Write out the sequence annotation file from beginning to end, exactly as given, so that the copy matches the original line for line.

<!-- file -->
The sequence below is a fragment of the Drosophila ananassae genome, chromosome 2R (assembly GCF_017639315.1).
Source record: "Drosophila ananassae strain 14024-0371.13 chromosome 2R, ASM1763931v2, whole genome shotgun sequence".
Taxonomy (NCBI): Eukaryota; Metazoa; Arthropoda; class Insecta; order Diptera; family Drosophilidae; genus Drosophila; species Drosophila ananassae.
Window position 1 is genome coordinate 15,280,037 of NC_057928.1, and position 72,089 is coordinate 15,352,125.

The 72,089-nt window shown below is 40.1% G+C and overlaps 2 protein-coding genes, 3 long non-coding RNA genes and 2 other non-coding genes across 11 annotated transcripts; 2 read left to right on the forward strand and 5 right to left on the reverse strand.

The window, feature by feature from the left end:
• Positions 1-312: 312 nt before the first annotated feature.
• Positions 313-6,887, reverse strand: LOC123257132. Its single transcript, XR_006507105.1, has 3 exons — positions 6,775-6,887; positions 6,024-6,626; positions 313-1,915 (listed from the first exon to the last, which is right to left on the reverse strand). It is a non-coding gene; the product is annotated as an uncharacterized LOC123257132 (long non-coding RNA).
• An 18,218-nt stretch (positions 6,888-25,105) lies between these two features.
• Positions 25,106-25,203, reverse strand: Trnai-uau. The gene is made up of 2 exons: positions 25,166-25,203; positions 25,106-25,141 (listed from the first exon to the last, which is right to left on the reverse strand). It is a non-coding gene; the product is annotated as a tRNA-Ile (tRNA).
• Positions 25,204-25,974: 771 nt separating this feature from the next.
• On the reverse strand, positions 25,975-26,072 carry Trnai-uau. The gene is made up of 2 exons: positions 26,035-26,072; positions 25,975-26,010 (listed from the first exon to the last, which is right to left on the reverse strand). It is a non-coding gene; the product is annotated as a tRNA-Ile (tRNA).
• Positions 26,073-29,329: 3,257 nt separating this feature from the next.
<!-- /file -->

The sequence below is a fragment of the Drosophila ananassae genome, chromosome 2R (assembly GCF_017639315.1).
Source record: "Drosophila ananassae strain 14024-0371.13 chromosome 2R, ASM1763931v2, whole genome shotgun sequence".
Taxonomy (NCBI): Eukaryota; Metazoa; Arthropoda; class Insecta; order Diptera; family Drosophilidae; genus Drosophila; species Drosophila ananassae.
Window position 1 is genome coordinate 15,280,037 of NC_057928.1, and position 72,089 is coordinate 15,352,125.

The 72,089-nt window shown below is 40.1% G+C and overlaps 2 protein-coding genes, 3 long non-coding RNA genes and 2 other non-coding genes across 11 annotated transcripts; 2 read left to right on the forward strand and 5 right to left on the reverse strand.

The window, feature by feature from the left end:
• Positions 1-312: 312 nt before the first annotated feature.
• Positions 313-6,887, reverse strand: LOC123257132. Its single transcript, XR_006507105.1, has 3 exons — positions 6,775-6,887; positions 6,024-6,626; positions 313-1,915 (listed from the first exon to the last, which is right to left on the reverse strand). It is a non-coding gene; the product is annotated as an uncharacterized LOC123257132 (long non-coding RNA).
• An 18,218-nt stretch (positions 6,888-25,105) lies between these two features.
• Positions 25,106-25,203, reverse strand: Trnai-uau. The gene is made up of 2 exons: positions 25,166-25,203; positions 25,106-25,141 (listed from the first exon to the last, which is right to left on the reverse strand). It is a non-coding gene; the product is annotated as a tRNA-Ile (tRNA).
• Positions 25,204-25,974: 771 nt separating this feature from the next.
• On the reverse strand, positions 25,975-26,072 carry Trnai-uau. The gene is made up of 2 exons: positions 26,035-26,072; positions 25,975-26,010 (listed from the first exon to the last, which is right to left on the reverse strand). It is a non-coding gene; the product is annotated as a tRNA-Ile (tRNA).
• Positions 26,073-29,329: 3,257 nt separating this feature from the next.